The Secret Life of Objects

MARCH 5 – APRIL 18, 2021
Main Gallery
Curated by Pattie Chalmers and Jill Foote-Hutton

In this exhibition, our curators bring together artists who imagine the life of a ceramic object beyond the pedestal through drawing, collage, and film. The Secret Life of Objects will share the most compelling clay work crossing material boundaries and will draw in new audiences to engage in the role of voyeuristic observer.

The life of an object explored within the context of its engagement with the literal or imagined world proves just as bewitching as the consideration of the private story of an object’s gestation. The representational object, presented in a frozen moment, will be re-presented through various narrative devices—a non-traditional approach to interrupt our process of perception.

Artists in this exhibition include: Natalia Arbelaez, Stephen Bird, Arthur Gonzalez, Valerie Ling, Leslie Macklin, and Anu-Laura Tuttelberg.

Natalia Arbelaez approaches her work as a story teller through her multiple lenses of self, as a “Mestizo, Colombian, and American hybrid.” Through craft, and thoroughly-researched historical evolution of material, she enlivens and keeps relevant the critical conversations surrounding the importance of culture, communities, and tradition. Arbelaez earned her BFA at Florida International University, Miami, in 2011 and her MFA from The Ohio State University, Columbus, in 2015. She is a Co-Founder of The Color Network and is currently an adjunct professor at Ceramic Advanced Studio and Clay Studio at Massachusetts College of Art and Design, Boston.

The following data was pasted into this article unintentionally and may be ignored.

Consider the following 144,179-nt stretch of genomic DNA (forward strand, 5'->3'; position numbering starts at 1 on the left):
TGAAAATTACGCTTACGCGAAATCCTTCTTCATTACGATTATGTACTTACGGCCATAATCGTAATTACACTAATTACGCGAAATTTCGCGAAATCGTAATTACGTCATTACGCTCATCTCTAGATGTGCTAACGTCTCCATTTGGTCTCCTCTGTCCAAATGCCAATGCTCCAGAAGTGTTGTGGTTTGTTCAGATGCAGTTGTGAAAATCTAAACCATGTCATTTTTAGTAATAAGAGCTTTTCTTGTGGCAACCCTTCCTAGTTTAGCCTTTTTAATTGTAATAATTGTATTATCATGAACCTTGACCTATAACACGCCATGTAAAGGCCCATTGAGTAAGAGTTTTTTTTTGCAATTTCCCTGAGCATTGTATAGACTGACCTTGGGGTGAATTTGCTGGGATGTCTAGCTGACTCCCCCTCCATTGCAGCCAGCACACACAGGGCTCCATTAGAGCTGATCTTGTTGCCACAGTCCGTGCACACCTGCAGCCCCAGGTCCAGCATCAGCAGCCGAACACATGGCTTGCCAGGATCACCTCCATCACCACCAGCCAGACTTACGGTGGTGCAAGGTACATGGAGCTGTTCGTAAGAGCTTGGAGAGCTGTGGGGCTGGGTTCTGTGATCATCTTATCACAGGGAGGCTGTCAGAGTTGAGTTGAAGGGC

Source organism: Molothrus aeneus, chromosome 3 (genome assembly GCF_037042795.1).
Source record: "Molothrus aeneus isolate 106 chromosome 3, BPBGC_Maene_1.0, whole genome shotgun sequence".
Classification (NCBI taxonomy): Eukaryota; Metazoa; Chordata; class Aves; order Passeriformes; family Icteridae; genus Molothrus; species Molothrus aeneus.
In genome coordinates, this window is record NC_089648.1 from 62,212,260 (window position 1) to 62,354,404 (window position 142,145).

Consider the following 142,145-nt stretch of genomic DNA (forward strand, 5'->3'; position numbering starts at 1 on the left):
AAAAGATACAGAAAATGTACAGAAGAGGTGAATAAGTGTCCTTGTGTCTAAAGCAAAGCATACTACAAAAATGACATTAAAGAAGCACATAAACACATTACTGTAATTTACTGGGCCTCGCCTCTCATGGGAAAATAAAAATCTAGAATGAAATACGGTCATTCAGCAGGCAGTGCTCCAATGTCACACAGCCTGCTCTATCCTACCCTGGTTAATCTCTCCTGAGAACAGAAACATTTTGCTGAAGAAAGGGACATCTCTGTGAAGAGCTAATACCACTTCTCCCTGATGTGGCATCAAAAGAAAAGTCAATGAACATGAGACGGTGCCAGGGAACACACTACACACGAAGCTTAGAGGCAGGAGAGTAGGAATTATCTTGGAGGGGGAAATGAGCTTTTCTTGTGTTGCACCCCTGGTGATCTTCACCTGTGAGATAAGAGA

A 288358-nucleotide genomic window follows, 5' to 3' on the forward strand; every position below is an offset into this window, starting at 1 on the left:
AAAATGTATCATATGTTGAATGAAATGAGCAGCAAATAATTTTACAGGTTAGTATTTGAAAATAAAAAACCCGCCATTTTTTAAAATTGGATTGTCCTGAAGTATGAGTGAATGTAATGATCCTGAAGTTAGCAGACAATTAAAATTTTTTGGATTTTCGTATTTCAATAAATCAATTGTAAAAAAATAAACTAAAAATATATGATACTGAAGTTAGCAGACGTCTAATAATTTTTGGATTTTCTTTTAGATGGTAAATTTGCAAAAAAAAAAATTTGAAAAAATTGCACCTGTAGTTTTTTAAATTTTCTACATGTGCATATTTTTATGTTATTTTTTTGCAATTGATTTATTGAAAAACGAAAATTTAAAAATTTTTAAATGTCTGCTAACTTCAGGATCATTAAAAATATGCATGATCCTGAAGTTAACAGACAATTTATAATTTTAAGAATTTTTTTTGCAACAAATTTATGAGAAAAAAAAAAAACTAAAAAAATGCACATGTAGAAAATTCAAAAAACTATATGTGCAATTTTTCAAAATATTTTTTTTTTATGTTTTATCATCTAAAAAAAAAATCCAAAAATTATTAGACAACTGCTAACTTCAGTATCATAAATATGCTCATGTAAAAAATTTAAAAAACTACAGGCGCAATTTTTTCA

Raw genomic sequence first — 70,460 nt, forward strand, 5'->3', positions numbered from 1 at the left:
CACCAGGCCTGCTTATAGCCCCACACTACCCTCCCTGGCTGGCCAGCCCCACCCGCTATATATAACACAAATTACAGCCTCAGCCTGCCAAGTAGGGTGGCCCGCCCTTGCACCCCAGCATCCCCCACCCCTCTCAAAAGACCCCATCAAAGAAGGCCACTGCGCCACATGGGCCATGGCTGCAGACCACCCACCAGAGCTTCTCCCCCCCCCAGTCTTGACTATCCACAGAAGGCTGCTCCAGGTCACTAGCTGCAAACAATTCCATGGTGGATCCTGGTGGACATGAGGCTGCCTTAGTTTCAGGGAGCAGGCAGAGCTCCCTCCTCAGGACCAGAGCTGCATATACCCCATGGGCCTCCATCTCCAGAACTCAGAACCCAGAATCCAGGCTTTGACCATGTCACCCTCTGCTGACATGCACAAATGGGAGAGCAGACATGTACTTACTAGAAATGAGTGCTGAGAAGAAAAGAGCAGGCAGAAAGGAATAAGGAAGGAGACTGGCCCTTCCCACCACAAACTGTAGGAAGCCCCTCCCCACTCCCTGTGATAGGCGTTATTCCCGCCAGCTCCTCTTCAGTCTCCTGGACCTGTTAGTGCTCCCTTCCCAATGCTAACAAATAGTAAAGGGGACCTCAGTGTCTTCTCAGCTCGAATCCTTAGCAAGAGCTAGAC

Stephen Bird utilizes his formal training as a painter to bring narrative to life within his ceramic sculptural works. He explores the darkly human themes of “cruelty, war, and unnatural affections” through subtle portrayal in the context of old myths and comforting English pottery visual references. The cloaked, mutinous works employ scale, color, form, and “random inclusions” to seduce viewers into a deeper interaction. Bird earned his BA in Fine Art at Duncan of Jordanstone College of Art, Dundee, Scotland in 1987, his Post Graduate at Cyprus College of Art, Lemba, Paphos, in 1988, and a Higher National Certificate in Ceramics at Angus College of Further Education, Dundee, Scotland in 1998.

Arthur Gonzalez investigates and encourages consideration of the dynamic relationship between world events and personal experiences. The conscious result is uneasy and coarse while simultaneously familiar and validating. His sculptures, while inanimate, pulse with emotion and understanding that portends imminently coming to life. Gonzalez earned his BA (1977) and MA (1979) from California State University, Sacramento and his MFA at University of California, Davis (1981). His extensive career in ceramics encompasses exhibitions, both national and international, permanent collections, residencies, awards, and lectures. He is currently a full, tenured, professor at California College of the Arts, Oakland.